Mexico's currency crisis has created a windfall for U.S. companies that produce goods in Mexico for the U.S. market. Since they sell their products for dollars while paying their workers in highly devalued pesos, one Washington-based trade expert has described running a factory in Mexico now as "like running a mint."
Meanwhile, the peso crisis has meant more suffering for Mexican workers, whose already weak buying power has dropped by as much as 50% because of the jump in prices for staples.
U.S. corporations have largely resisted pressure from Mexican unions, socially responsible investors and other groups to provide raises to their Mexican workers that would make up for the drop in purchasing power, arguing that paying higher wages would diminish their competitive edge or contribute to higher inflation in Mexico.
Such excuses are hard to swallow when you consider that the executives at these firms had no problem accepting whopping raises for themselves over the past year. Based on just-released salary data, our analysis of the 26 U.S. companies with 1,500 or more employees in Mexico shows that the top three executives of each firm enjoyed raises in salary and bonus averaging 30% in 1994. At Ford and General Motors, two of the largest U.S. employers in Mexico, top executives received raises between 130% and 320%.
If you look at total compensation packages, which include the value of stock options exercised, the figures are even more staggering. The top three executives at the 26 firms each earned, on average, more than $2.6 million.
A common argument for fat CEO salaries is that you need to pay well to attract top-notch corporate leaders. However, executives at the largest Japanese firms earned much less--a still hefty $411,200 on average last year. If the U.S. executives in our study had limited their compensation to that amount, the rest of their earnings would have been enough to give each of their Mexican workers a $1,000 raise per year. Since most of their Mexican employees are now earning the equivalent of $1,000 to $3,000 per year, this would amount to a raise of 33% to 100%.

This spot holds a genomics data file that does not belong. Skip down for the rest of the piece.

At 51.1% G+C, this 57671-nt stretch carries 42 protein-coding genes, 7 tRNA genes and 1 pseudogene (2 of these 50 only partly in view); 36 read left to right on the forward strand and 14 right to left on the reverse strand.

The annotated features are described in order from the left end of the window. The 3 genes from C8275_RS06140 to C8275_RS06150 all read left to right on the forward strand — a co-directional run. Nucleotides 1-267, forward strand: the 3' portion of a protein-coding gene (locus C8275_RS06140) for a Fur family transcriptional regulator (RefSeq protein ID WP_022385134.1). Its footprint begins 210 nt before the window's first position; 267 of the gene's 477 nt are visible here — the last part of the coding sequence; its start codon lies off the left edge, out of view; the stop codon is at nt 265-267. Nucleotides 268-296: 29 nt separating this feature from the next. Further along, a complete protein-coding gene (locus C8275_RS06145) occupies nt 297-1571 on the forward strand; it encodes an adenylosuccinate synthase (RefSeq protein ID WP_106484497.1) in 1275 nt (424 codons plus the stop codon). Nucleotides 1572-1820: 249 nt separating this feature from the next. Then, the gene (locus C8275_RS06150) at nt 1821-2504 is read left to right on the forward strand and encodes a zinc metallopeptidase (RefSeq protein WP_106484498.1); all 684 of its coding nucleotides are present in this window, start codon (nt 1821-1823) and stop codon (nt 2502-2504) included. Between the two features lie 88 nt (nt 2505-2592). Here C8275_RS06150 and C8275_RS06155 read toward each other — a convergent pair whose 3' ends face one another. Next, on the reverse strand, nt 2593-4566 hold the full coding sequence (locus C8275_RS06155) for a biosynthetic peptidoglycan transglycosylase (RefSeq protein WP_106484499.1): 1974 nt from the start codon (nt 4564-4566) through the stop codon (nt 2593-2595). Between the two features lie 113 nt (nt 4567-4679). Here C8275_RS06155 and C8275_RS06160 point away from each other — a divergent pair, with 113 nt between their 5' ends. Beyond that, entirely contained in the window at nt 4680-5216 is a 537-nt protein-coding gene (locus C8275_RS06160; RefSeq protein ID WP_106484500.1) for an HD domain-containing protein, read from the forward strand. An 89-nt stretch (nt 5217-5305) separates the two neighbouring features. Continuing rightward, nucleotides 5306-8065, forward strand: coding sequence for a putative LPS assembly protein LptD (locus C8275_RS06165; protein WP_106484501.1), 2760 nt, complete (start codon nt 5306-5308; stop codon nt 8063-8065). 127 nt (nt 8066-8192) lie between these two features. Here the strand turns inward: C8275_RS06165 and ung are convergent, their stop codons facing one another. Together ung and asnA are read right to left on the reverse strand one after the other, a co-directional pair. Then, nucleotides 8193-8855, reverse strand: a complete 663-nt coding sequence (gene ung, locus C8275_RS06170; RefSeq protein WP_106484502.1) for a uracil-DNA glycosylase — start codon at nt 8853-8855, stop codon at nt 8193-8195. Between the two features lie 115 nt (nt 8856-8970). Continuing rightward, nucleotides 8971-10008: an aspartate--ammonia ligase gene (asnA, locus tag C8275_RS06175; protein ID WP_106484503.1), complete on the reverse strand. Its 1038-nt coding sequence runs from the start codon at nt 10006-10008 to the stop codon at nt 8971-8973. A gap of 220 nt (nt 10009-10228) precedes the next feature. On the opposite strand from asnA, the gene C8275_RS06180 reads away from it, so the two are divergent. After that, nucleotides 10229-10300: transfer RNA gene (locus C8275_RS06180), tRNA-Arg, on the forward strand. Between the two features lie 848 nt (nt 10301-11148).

In at least one case, the CEO's compensation was worth far more than the company's entire annual Mexican payroll. Allied Signal CEO Lawrence Bossidy took home $12.4 million last year, while the company's 3,800 Mexican employees combined made an estimated $7.8 million.
At Ford, CEO Alexander Trotman made more than 2,000 times the annual pay of an average Ford employee in Mexico. Trotman's 1994 compensation package was $8.1 million, while the average Ford employee in Mexico made just over $4,000. Ford has about 10,000 workers in its Mexican border assembly plants.
Zenith CEO Jerry Pearlman made only $1 million last year, a rather miserly sum relative to the deals awarded to many other executives. However, the gulf between Pearlman and his Mexican employees is just as vast. Seventy-five percent (or about 20,000) of Zenith's work force is now in Mexico, where the company is notorious for its rock-bottom wages. A March 21, 1995, pay stub from one Zenith employee in Mexico showed he was making less than 50 cents an hour.
The wage gap between American executives and their American workers is also widening. While the executives were enjoying their raises, real wages for American workers continued to stagnate in 1994.
Moreover, the 26 companies in the study have carried out layoffs in at least 18 U.S. plants since the North American Free Trade Agreement took effect on Jan. 1, 1994. These figures come from the Department of Labor program that provides retraining and other benefits to workers who have lost their jobs as a result of the agreement. The program is investigating three additional petitions for such assistance among the 26 firms.
Advocates of the free trade pact argued that it would spur exports and drive up wages in Mexico. Independent Mexican unions joined with U.S. unions in countering that workers can obtain higher wages only if they are guaranteed basic worker rights. The past year has proved the workers right, and it is not too late to change course.
NAFTA should be put back on the negotiating table and a strong, enforceable provision to protect and enhance worker rights should be included. Further, as discussions begin on the inclusion of Chile in NAFTA, the workers' rights should be at the top of the negotiating list.